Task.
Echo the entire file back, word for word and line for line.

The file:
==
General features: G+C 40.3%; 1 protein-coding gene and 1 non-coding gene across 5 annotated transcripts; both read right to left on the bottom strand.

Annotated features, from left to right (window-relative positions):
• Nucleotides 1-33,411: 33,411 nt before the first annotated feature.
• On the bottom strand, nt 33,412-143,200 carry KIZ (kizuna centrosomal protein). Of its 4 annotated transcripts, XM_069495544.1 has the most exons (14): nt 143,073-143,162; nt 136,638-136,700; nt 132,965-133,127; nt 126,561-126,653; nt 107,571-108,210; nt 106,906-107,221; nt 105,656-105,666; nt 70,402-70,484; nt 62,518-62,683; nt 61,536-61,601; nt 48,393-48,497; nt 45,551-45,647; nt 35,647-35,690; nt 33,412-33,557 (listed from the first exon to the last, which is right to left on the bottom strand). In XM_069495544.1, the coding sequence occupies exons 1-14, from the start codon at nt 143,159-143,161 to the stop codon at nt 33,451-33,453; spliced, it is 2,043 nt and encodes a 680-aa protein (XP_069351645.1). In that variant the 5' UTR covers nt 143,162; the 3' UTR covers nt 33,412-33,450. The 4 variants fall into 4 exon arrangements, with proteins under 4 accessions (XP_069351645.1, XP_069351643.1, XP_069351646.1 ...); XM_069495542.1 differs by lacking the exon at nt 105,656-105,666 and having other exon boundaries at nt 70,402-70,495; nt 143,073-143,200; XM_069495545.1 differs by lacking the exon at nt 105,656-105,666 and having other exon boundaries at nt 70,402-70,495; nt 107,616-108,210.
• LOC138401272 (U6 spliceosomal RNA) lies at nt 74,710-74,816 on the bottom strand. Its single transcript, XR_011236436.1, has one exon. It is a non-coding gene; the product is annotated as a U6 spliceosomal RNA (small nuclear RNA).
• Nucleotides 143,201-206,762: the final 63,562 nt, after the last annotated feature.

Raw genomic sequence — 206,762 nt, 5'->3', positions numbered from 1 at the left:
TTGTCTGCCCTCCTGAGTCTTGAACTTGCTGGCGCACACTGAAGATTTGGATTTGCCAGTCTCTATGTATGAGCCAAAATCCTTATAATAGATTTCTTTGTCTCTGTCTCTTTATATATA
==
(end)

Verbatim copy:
General features: G+C 40.3%; 1 protein-coding gene and 1 non-coding gene across 5 annotated transcripts; both read right to left on the bottom strand.

Annotated features, from left to right (window-relative positions):
• Nucleotides 1-33,411: 33,411 nt before the first annotated feature.
• On the bottom strand, nt 33,412-143,200 carry KIZ (kizuna centrosomal protein). Of its 4 annotated transcripts, XM_069495544.1 has the most exons (14): nt 143,073-143,162; nt 136,638-136,700; nt 132,965-133,127; nt 126,561-126,653; nt 107,571-108,210; nt 106,906-107,221; nt 105,656-105,666; nt 70,402-70,484; nt 62,518-62,683; nt 61,536-61,601; nt 48,393-48,497; nt 45,551-45,647; nt 35,647-35,690; nt 33,412-33,557 (listed from the first exon to the last, which is right to left on the bottom strand). In XM_069495544.1, the coding sequence occupies exons 1-14, from the start codon at nt 143,159-143,161 to the stop codon at nt 33,451-33,453; spliced, it is 2,043 nt and encodes a 680-aa protein (XP_069351645.1). In that variant the 5' UTR covers nt 143,162; the 3' UTR covers nt 33,412-33,450. The 4 variants fall into 4 exon arrangements, with proteins under 4 accessions (XP_069351645.1, XP_069351643.1, XP_069351646.1 ...); XM_069495542.1 differs by lacking the exon at nt 105,656-105,666 and having other exon boundaries at nt 70,402-70,495; nt 143,073-143,200; XM_069495545.1 differs by lacking the exon at nt 105,656-105,666 and having other exon boundaries at nt 70,402-70,495; nt 107,616-108,210.
• LOC138401272 (U6 spliceosomal RNA) lies at nt 74,710-74,816 on the bottom strand. Its single transcript, XR_011236436.1, has one exon. It is a non-coding gene; the product is annotated as a U6 spliceosomal RNA (small nuclear RNA).
• Nucleotides 143,201-206,762: the final 63,562 nt, after the last annotated feature.

Raw genomic sequence — 206,762 nt, 5'->3', positions numbered from 1 at the left:
TTGTCTGCCCTCCTGAGTCTTGAACTTGCTGGCGCACACTGAAGATTTGGATTTGCCAGTCTCTATGTATGAGCCAAAATCCTTATAATAGATTTCTTTGTCTCTGTCTCTTTATATATA